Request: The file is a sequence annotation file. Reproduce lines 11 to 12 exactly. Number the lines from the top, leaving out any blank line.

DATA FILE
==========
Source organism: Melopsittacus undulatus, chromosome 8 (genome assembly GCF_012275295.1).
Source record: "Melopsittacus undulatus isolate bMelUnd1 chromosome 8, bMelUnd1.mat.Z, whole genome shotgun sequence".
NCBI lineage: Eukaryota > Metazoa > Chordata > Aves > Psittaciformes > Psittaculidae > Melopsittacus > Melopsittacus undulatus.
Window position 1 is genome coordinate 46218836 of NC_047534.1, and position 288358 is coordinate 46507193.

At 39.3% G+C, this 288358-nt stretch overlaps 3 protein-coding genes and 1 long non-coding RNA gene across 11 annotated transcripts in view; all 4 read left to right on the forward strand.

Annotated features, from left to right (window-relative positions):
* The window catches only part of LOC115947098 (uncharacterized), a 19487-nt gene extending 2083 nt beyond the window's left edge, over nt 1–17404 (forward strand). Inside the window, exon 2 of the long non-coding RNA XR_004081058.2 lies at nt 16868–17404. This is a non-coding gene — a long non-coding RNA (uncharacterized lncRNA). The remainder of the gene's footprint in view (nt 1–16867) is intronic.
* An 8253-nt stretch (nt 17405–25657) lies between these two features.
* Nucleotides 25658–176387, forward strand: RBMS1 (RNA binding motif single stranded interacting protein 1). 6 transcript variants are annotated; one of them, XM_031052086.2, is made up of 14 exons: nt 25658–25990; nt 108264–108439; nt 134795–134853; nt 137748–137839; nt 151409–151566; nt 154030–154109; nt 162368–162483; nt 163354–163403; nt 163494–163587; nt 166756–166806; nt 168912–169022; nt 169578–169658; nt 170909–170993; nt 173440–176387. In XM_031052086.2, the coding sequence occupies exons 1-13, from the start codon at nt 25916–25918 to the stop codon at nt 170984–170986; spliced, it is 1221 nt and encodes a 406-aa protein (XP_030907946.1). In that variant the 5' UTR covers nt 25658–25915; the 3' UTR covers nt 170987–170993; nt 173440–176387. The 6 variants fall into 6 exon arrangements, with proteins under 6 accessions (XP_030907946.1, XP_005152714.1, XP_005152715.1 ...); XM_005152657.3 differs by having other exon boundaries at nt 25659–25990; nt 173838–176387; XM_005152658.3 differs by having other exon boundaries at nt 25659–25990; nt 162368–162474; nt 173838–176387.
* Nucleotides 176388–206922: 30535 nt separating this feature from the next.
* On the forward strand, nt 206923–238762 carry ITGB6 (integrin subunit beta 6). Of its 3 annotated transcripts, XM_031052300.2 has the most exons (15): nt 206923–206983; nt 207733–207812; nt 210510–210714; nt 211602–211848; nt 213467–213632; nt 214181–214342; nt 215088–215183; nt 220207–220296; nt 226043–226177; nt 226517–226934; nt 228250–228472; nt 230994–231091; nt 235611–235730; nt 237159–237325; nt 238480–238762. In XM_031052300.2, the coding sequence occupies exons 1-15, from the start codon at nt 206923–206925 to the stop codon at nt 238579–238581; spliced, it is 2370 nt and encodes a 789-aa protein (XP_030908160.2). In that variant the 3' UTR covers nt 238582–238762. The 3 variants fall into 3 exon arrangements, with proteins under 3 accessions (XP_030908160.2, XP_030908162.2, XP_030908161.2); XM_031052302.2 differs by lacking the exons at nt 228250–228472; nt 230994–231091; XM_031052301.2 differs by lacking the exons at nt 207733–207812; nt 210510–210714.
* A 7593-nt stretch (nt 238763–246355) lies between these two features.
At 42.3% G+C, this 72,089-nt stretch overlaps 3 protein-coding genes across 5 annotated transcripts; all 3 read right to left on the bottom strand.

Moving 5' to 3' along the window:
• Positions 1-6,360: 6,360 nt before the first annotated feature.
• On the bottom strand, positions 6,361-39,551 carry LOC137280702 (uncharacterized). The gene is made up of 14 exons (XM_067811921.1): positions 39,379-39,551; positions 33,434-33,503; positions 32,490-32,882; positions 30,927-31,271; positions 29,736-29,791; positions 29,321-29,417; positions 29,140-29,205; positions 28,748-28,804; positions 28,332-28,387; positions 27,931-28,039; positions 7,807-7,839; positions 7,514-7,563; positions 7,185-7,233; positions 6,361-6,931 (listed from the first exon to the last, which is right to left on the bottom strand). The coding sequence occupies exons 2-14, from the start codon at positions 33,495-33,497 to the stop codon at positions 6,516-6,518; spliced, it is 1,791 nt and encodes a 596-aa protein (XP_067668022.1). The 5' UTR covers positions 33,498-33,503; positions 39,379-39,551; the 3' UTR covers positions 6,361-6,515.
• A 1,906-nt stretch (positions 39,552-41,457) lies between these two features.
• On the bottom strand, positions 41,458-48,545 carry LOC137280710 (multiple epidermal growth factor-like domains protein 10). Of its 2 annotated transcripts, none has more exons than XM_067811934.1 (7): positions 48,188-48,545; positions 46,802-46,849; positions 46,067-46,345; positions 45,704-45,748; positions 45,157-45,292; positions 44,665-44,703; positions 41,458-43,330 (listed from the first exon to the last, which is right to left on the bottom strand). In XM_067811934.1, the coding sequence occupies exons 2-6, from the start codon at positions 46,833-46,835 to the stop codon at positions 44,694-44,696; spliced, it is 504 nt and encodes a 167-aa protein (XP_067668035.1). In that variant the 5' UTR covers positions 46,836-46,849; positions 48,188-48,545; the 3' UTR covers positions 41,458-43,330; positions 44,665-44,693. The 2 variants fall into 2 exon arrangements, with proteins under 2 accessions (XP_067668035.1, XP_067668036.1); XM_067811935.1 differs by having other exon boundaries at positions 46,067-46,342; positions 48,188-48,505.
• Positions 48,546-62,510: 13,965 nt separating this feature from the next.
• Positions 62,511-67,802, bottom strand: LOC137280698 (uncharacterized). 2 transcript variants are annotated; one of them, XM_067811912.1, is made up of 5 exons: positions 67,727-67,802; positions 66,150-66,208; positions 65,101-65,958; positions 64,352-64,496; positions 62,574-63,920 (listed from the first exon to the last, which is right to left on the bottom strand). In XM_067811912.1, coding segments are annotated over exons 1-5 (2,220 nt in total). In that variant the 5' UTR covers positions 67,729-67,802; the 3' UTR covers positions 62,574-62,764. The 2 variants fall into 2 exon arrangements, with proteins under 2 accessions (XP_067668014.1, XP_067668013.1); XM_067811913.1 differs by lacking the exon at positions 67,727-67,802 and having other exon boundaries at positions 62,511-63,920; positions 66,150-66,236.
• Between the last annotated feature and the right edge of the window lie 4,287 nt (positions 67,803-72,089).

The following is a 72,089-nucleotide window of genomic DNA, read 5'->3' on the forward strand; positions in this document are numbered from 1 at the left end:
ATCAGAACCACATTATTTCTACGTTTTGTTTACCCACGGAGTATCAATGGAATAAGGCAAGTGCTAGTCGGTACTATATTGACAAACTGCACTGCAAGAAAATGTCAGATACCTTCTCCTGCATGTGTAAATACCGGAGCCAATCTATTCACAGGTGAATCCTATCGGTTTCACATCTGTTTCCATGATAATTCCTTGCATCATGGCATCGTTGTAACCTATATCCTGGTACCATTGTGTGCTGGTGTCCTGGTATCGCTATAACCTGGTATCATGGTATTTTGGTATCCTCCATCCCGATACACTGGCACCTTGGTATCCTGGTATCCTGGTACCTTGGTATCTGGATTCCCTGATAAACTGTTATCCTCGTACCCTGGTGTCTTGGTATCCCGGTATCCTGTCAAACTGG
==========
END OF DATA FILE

* On the forward strand, nt 206923–238762 carry ITGB6 (integrin subunit beta 6). Of its 3 annotated transcripts, XM_031052300.2 has the most exons (15): nt 206923–206983; nt 207733–207812; nt 210510–210714; nt 211602–211848; nt 213467–213632; nt 214181–214342; nt 215088–215183; nt 220207–220296; nt 226043–226177; nt 226517–226934; nt 228250–228472; nt 230994–231091; nt 235611–235730; nt 237159–237325; nt 238480–238762. In XM_031052300.2, the coding sequence occupies exons 1-15, from the start codon at nt 206923–206925 to the stop codon at nt 238579–238581; spliced, it is 2370 nt and encodes a 789-aa protein (XP_030908160.2). In that variant the 3' UTR covers nt 238582–238762. The 3 variants fall into 3 exon arrangements, with proteins under 3 accessions (XP_030908160.2, XP_030908162.2, XP_030908161.2); XM_031052302.2 differs by lacking the exons at nt 228250–228472; nt 230994–231091; XM_031052301.2 differs by lacking the exons at nt 207733–207812; nt 210510–210714.
* A 7593-nt stretch (nt 238763–246355) lies between these two features.